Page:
(PRWEB UK) 5 June 2014
The article ‘More than 15 million Britons at risk of identity theft after eBay hacked’ from the Telegraph on 21st May 2014 by Matthew Sparkes, Gordon Rayner and Steven Swinford also highlighted the failure of the company to deal with the security breach effectively. It revealed that there had been an ‘inexcusable’ delay by eBay in informing their customers of this major security breach. The company had admitted that the breach had happened in late February and early March. However the breach was only discovered and reported to the media and customers at the beginning of May. Security experts condemned eBay, stating that this delay could greatly increase the chances of this stolen information being used in criminal activities. The Chief Executive of Iboss Network Security, Paul Martini, commented that eBay was the ‘golden goose’ of targets for active hackers. This is because the company holds detailed amounts of data about its clients. Mr Martini went on to say that in terms of the delay in identifying and notifying customers “The damage could well have already been done, as the time lag between the cyber breach and the discovery of the breach is in months.”
The Telegraph article revealed that information was stolen when hackers used a company employee’s login details to access the secure servers. They then accessed and downloaded information about millions of customers held on these servers. Stolen information from millions of customers included names, account passwords, telephone numbers and addresses. This could be used to steal identities, set up false financial accounts and numerous other fraudulent and criminal activities. Customers of eBay had been advised to change their passwords, and also those on any other accounts which were secured with the same password.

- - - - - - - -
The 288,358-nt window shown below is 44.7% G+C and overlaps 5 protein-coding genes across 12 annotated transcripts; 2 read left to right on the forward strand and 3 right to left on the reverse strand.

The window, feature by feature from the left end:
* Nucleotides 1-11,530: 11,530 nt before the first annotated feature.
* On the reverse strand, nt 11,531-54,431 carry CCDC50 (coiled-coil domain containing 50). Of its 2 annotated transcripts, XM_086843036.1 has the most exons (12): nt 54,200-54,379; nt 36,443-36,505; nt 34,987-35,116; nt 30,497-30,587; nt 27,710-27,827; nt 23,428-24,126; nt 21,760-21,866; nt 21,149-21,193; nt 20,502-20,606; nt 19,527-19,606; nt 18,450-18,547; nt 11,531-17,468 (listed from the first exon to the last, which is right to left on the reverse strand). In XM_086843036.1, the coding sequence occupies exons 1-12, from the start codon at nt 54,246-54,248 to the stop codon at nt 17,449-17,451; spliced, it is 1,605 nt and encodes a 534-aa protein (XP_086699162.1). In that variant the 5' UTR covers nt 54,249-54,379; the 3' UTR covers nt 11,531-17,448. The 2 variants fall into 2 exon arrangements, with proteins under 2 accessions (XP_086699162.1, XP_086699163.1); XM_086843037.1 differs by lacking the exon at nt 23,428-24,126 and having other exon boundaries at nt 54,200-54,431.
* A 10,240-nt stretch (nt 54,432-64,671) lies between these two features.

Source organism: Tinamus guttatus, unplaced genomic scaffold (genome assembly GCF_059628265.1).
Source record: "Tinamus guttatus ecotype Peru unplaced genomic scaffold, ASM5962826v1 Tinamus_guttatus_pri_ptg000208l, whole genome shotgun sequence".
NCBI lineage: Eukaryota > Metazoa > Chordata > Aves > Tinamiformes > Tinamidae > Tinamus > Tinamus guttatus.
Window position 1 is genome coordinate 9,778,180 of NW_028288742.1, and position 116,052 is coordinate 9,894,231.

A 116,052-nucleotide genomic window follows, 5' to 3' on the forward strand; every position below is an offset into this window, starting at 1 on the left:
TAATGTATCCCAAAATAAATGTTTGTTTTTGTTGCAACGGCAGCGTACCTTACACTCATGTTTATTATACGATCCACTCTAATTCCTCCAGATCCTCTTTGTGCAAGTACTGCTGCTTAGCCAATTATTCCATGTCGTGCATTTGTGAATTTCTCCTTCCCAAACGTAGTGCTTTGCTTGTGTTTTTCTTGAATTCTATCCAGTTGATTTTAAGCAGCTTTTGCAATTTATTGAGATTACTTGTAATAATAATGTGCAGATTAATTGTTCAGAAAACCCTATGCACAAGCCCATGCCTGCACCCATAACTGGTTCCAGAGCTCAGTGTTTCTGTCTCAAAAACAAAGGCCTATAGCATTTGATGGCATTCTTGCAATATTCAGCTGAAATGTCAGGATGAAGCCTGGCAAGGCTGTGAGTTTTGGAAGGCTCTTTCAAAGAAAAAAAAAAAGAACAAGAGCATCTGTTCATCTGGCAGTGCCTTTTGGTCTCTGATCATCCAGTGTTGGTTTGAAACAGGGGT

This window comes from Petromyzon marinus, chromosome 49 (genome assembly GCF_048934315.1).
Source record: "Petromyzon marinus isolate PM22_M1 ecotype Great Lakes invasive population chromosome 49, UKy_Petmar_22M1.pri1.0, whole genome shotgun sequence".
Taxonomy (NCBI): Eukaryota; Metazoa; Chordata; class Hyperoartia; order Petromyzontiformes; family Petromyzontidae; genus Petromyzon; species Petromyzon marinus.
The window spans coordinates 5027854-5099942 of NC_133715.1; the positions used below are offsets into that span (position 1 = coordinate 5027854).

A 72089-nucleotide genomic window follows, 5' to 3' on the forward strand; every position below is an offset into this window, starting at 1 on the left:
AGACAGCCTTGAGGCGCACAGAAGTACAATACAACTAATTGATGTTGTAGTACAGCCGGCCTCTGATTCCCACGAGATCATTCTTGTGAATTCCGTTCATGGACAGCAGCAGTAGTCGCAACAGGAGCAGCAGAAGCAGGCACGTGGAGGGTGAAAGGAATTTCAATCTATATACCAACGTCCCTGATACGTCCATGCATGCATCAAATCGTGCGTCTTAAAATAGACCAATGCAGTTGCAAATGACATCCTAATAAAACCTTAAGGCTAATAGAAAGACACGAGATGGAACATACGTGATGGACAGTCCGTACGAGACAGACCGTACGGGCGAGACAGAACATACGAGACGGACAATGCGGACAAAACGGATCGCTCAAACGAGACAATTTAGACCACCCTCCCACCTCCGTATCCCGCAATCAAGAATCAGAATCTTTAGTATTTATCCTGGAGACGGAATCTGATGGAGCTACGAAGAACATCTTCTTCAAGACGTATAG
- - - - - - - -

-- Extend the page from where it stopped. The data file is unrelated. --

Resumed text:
Wolverhampton Private Investigators (http: //http://www. privatedetective-wolverhampton.co.uk) warn web users not to be complacent when using the Internet. Online security breaches are more common than people realise. This can mean that the personal data of millions of people around the globe can fall into the hands of identity thieves, fraudster and other criminals. It has never been more important to protect your online information. Chief Investigator Mark Noble recommends that you change your online passwords regularly and keep them absolutely confidential. Mark highlights the necessity to “stay vigilant with your online accounts and carry out frequent checks to ensure no suspicious activity has taken place”. Private investigators have in-depth knowledge in online security and can help clients to stay safe and free from fraud online.
If you need any help or advice with securing your personal information or investigating potential scams then contact Wolverhampton Private Investigators now. Mark is ready to take your call on 01902 582 129